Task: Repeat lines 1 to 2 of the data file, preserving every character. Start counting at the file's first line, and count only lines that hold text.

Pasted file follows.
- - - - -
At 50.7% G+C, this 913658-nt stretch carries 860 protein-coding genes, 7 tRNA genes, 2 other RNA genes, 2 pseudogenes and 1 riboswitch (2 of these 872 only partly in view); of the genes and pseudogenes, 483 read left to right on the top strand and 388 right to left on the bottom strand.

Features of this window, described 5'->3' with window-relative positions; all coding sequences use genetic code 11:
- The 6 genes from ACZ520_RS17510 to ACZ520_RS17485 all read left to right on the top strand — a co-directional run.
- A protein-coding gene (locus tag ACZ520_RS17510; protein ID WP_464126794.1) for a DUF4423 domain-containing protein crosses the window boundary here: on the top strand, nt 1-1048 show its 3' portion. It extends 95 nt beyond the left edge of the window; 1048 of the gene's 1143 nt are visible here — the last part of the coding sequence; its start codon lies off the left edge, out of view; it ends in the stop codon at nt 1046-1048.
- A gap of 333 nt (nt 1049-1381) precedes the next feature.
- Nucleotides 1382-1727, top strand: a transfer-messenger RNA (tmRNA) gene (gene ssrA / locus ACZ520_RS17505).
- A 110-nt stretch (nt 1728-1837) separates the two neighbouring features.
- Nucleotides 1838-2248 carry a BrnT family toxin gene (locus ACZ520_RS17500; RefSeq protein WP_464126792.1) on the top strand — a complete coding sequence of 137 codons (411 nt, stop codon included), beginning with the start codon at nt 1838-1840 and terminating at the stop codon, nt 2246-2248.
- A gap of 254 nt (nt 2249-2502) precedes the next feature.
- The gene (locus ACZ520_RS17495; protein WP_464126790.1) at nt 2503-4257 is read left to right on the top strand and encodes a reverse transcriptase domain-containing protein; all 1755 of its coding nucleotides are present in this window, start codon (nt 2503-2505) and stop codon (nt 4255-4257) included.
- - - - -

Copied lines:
At 50.7% G+C, this 913658-nt stretch carries 860 protein-coding genes, 7 tRNA genes, 2 other RNA genes, 2 pseudogenes and 1 riboswitch (2 of these 872 only partly in view); of the genes and pseudogenes, 483 read left to right on the top strand and 388 right to left on the bottom strand.

Features of this window, described 5'->3' with window-relative positions; all coding sequences use genetic code 11: